hyattsville

City of Hyattsville. (Courtesy Photo)

SEABROOK – In a 10-1 vote, Hyattsville City Council agreed to support the proposal of a redesign of a Sunoco gas station sitting along MD 410 and Belfast Road.

The council will send its recommendations to the Prince George’s County Council to receive the permits necessary to start the project. Councilmember Danny Schaible stood alone in rejecting the proposal.

The county will determine whether or not the gas station’s redesign constitutes “new use” or “continued use,” a definition that will determine whether or not the city will continue to back the proposal.

The proposal was first introduced to the council during their Sept. 16 regular meeting. It received pushback from councilmembers over concerns of how the redesign might affect pedestrian traffic and stormwater management.

The council never voted on it, instead of returning the proposal to NPR Properties, which owns the gas station, to further consult with the Maryland-National Capital Park and Planning Commission for a better compromise between the council’s concerns and the owners’ ambitions.

The Nov. 4 meeting saw the return of the proposal, with the city administrator’s staff’s recommendation that the gas station’s redesign only proceed if it followed the 2016 Prince George’s Plaza Transit District Development Plan (TDDP) standards.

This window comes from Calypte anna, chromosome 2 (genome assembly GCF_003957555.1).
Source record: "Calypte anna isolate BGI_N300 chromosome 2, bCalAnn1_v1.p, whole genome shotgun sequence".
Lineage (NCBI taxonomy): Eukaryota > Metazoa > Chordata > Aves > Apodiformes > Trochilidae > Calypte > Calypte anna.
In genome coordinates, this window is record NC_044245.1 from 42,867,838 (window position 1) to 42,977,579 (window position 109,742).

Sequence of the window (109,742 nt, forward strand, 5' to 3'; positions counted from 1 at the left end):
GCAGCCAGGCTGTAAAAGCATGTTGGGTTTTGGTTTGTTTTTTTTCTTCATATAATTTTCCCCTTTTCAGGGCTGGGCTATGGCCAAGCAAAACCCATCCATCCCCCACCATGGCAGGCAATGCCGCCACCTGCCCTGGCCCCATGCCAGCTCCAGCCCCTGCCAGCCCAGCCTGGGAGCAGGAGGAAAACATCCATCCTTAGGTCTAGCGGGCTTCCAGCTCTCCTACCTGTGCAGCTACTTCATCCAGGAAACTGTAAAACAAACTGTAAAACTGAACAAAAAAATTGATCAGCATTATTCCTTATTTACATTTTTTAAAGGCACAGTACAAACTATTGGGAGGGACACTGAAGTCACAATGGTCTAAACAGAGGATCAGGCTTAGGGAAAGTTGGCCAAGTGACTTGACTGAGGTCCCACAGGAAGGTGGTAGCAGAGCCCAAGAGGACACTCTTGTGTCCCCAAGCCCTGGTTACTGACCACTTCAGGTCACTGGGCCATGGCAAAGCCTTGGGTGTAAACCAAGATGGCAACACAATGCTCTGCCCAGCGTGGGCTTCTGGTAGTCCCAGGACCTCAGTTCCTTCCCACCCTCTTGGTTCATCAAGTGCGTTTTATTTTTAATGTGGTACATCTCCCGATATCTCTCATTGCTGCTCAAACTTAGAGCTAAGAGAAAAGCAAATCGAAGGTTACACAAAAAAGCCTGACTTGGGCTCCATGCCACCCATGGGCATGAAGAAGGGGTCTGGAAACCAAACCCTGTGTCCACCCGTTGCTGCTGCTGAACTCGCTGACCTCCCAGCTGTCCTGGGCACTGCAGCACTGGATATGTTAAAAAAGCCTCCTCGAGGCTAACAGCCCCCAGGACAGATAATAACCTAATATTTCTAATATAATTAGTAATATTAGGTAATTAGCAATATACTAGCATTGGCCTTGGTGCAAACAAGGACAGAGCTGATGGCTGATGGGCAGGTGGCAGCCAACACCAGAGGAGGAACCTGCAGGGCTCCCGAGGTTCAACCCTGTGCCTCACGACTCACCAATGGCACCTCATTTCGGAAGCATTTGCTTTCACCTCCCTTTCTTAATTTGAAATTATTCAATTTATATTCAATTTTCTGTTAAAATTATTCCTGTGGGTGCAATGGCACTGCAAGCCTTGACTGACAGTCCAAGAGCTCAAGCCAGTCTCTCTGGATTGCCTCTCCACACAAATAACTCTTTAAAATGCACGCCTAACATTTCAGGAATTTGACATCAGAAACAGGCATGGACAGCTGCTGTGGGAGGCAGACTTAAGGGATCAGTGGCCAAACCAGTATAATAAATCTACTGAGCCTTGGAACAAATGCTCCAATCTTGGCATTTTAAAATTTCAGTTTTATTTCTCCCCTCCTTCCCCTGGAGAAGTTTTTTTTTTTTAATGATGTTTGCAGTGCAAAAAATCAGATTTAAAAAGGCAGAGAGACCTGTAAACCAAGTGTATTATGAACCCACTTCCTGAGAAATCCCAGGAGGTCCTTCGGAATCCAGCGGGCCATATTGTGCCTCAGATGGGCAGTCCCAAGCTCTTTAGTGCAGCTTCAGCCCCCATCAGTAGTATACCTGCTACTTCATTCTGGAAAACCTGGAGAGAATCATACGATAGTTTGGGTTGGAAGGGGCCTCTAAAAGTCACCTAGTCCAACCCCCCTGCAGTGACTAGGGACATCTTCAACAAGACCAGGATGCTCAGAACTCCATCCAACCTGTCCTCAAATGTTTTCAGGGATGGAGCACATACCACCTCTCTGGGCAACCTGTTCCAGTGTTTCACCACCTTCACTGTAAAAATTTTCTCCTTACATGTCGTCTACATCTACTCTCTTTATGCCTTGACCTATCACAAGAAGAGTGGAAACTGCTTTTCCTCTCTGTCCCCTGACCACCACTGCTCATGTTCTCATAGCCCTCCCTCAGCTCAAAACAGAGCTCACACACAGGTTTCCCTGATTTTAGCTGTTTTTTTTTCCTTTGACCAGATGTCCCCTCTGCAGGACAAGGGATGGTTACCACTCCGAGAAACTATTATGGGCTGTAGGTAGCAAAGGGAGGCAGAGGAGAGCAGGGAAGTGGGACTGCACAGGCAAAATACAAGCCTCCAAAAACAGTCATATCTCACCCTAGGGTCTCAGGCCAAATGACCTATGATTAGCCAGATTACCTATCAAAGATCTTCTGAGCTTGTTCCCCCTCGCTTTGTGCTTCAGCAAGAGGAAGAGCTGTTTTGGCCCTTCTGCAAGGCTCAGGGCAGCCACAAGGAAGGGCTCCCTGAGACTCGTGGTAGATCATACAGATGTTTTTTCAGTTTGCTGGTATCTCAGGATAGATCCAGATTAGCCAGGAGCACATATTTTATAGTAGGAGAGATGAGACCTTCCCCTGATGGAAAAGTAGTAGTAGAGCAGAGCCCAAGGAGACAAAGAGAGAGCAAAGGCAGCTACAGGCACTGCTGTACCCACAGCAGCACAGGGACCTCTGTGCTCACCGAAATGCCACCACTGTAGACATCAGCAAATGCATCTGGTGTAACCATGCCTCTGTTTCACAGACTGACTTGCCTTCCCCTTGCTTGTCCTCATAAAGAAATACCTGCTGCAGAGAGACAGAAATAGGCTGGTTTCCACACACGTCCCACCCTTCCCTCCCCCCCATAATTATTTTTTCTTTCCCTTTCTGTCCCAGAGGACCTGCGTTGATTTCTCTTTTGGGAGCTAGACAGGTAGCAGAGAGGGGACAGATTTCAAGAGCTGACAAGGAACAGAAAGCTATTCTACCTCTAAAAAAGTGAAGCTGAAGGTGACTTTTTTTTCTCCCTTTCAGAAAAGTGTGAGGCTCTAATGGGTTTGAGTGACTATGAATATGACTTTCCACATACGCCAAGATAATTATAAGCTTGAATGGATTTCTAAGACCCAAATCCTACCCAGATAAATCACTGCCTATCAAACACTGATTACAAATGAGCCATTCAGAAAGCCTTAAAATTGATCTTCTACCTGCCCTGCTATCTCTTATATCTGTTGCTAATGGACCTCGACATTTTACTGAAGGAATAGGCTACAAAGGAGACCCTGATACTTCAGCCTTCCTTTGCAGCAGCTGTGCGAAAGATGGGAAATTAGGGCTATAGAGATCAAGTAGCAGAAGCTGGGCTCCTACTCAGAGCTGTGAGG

“It is the city and county’s view – and community’s view— that this is a site that supports transit,” Jim Chandler, the assistant city administrator, said.

The city, however, has struggled with whether the redesign will constitute “new use,” which would be subject to a new set of conditions that do not align with TDDP standards, which has prohibited any new gas station to be built within the Transit District Overlay Zone (TDOZ) that the TDDP governs.

The city deliberated over whether the fact that the gas station will seek to demolish its current building and build an entirely new one for reconfiguration and installation of a convenience store constitutes “new use” or “continued use,” given that it will remain a gas station.

The TDDP, initially developed for the Prince George’s Plaza’s Transit District in 1998, was designed to promote county use of public transportation and improve the district’s walkability and cyclability. NPR Properties would be expected, under the plan’s conditions, to accommodate pedestrian traffic with a sidewalk from the gas station’s convenience store to Belfast Road, mirroring an existing sidewalk to MD 410 and avoiding any vehicle-pedestrian interaction within site.

It would also be expected to restrict the square footage of the retail structure to just a 15% increase in its current building. It includes a rejection of the owners’ proposed standalone ATM, and a commitment that the mural or any other artistic element fall within the square footage of the convenience store.

All additions and restrictions the city recommends would seek to support transit in the area. However, TDDP standards were developed to phase out the gas station over time. Schaible put forward to Dan Lynch, who spoke on behalf of NSR Properties at the meeting, his concerns that the redesign was a “significant investment” into the property against the interests of the TDDP and its future use by the city.